Saturday, March 6, 2010

Review: "Sleepy Hollow" Remains a Tim Burton-Johnny Depp Masterpiece

TRASH IN MY EYE No. 111 (of 2004) by Leroy Douresseaux

Sleepy Hollow (1999)
Running time: 105 minutes (1 hour, 45 minutes)
MPAA – R for graphic horror violence and gore, and for a scene of sexuality
DIRECTOR: Tim Burton
WRITERS: Andrew Kevin Walker, from a screen story by Andrew Kevin Walker and Kevin Yagher (based upon the “The Legend of Sleepy Hollow” by Washington Irving)
PRODUCERS: Scott Rudin and Adam Schroeder
EDITORS: Chris Lebenzon and Joel Negron
Academy Award winner


Starring: Johnny Depp, Christina Ricci, Miranda Richardson, Michael Gambon, Casper Van Dien, Jeffrey Jones, Christopher Lee, Richard Griffiths, Ian McDiarmid, Michael Gough, Marc Pickering, Lisa Marie, Steven Waddington, and Christopher Walken

An Academy Award winner (Best Art Direction-Set Decoration) and recipient of two additional nominations (Best Costume Design and Cinematography), Tim Burton’s film Sleepy Hollow is perhaps the quintessential Tim Burton movie, the film that is the visually summation of the promise he showed in such films as Beetlejuice, Edward Scissorhands, and Tim Burton’s Nightmare Before Christmas. Dark, gothic, and moody, it is a bold fairytale told with modern materials but steeped in early Americana.

The tale is a quirky, modern retelling, or (to use a new term) “reimagination” of Washington Irving’s classic tale “The Legend of Sleepy Hollow.” In this version, Irving’s famous cowardly hero Ichabod Crane is Constable Ichabod Crane (Johnny Deep) whose superiors send him from New York City to Sleepy Hollow, an isolated village in the upper Hudson valley, to investigate a series of murders in which the victims were beheaded. Crane arrives in the village to find the residents mostly hiding behind locked doors and closed shutters. Everyone knows that the Hessian Horseman (this story’s version of the Headless Horseman and played by Christopher Walken), the spirit of dead mercenary, has returned to earth to kill the hapless citizens of the Hollow.

Of course, Crane is a man of reason and refuses to believe in the horseman. During the course of his investigation, he takes on a ward, Young Masbath (Marc Pickering), the son of the one Horseman’s victims, and falls for Katrina Anne Van Tassel (Christina Ricci), the daughter of a village elder. But soon, Crane witnesses the evil power of the horseman, and his mind spirals into paranoia. He begins to suspect many former allies of conspiring with the Horseman, but will Crane be able to tell friend from foe in time to stop the Horseman and his co-conspirator in time to save his friends?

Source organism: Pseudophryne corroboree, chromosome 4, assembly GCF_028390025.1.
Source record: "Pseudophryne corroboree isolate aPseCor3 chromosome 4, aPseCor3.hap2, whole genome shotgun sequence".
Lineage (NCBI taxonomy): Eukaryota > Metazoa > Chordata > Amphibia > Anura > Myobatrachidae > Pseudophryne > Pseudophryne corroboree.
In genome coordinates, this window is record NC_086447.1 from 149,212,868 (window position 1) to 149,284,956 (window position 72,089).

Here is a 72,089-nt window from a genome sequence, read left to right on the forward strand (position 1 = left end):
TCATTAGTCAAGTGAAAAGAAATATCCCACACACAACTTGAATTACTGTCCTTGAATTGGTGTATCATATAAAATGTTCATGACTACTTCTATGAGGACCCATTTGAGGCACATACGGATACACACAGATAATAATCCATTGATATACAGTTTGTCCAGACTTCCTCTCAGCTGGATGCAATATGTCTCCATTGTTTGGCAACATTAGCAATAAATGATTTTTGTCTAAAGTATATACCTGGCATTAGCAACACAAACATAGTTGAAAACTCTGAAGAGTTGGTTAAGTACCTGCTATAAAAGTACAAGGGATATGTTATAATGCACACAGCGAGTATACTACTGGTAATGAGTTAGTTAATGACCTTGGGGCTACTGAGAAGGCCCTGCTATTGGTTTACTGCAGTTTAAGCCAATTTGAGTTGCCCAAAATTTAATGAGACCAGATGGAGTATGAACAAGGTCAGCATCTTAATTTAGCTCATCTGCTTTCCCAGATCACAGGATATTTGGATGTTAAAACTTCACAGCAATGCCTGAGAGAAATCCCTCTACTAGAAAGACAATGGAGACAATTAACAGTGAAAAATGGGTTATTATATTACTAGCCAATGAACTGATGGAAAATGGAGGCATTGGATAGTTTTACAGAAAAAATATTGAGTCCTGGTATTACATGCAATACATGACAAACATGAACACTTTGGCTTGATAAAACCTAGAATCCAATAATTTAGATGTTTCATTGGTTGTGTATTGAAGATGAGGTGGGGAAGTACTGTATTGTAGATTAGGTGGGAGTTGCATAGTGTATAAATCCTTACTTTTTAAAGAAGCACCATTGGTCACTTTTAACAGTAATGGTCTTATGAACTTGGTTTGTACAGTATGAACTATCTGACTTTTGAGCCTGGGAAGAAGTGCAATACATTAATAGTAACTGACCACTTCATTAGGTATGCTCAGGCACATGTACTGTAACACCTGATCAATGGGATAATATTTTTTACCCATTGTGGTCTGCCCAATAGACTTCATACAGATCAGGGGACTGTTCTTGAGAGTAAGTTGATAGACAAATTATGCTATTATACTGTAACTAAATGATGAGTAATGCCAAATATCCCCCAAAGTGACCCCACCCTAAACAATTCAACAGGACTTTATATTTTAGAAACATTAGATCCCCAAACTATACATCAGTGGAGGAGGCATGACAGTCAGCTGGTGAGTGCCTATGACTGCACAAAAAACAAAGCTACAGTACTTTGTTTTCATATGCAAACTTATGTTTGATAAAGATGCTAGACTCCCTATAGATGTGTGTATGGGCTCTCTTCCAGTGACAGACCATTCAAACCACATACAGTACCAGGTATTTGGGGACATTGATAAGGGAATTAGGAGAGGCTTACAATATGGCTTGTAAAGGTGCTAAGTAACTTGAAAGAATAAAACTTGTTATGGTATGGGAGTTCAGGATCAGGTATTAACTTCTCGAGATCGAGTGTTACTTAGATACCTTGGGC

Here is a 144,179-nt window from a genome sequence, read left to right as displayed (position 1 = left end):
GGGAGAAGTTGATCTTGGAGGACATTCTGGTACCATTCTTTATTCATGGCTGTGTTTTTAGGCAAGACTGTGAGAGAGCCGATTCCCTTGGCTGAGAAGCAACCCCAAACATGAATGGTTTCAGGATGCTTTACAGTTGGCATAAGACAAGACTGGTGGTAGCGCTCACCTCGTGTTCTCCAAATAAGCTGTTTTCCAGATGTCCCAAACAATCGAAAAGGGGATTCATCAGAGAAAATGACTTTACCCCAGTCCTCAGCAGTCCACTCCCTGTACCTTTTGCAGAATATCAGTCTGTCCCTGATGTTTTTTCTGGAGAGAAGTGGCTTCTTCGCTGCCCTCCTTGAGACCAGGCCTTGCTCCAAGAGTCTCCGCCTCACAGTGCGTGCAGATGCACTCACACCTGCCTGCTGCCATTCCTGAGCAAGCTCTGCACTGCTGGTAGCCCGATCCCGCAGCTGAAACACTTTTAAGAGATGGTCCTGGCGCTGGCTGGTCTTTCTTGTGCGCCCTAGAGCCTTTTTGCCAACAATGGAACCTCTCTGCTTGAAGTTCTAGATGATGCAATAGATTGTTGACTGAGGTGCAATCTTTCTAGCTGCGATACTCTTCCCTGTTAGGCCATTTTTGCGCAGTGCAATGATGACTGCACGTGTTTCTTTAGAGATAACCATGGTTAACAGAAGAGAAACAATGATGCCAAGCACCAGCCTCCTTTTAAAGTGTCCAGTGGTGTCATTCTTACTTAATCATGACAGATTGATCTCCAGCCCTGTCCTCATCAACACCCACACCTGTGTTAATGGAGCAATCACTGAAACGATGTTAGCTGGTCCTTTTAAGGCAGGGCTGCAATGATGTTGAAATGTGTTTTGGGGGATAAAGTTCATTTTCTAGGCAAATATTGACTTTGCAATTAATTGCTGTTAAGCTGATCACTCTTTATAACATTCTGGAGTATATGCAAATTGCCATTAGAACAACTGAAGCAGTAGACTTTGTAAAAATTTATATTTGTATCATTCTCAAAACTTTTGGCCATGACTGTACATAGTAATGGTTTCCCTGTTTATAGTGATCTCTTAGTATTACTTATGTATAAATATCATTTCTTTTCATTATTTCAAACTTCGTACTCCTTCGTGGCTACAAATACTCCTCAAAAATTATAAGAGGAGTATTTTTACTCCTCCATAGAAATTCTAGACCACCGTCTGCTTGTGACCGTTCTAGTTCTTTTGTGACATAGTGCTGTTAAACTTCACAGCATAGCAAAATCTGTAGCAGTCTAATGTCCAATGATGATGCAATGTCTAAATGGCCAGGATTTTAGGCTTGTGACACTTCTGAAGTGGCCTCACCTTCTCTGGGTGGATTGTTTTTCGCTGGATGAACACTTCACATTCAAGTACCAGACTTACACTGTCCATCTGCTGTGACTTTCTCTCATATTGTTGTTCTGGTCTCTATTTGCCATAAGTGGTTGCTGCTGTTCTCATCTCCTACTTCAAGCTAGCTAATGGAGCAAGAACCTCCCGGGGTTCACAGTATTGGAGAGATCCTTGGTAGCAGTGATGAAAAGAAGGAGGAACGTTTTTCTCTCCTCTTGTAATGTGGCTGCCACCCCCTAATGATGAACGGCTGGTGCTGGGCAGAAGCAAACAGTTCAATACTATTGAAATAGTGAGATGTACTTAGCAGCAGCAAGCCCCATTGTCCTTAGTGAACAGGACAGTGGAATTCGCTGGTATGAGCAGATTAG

The film is fun to watch, and the actors are great. They mix serious thespian chops with just the perfect amount of tongue-in-cheek. I loved the cast, and Johnny Depp, a frequent collaborator of Burton, straddles the comic with the mad. Christina Ricci looks as if she were born with her face to be a Burton film icon, but her performance here is a bit uneven. Miranda Richardson also makes the most of her small part; she is wicked with an air of menace about her that helps her steal every scene in which she appears.

The film is absolutely gorgeous, at that time, probably the finest looking film of the fantasy/horror genre since Bram Stoker’s Dracula. Burton mixes everything together so well; he is truly a visionary and one of the consummate visualists of the last two decades. Hell, he made Sleepy Hollow a much better film than 1999’s Oscar winner for Best Picture, American Beauty.

9 of 10

2000 Academy Awards: 1 win: “Best Art Direction-Set Decoration” (Rick Heinrichs-art director and Peter Young-set decorator), and 2 nominations: “Best Cinematography” (Emmanuel Lubezki) and “Best Costume Design” (Colleen Atwood)

2000 BAFTA Awards: 2 wins: “Best Costume Design” (Colleen Atwood), “Best Production Design” (Rick Heinrichs), and 1 nomination: “Best Achievement in Special Visual Effects” (Jim Mitchell, Kevin Yagher, Joss Williams, and Paddy Eason)


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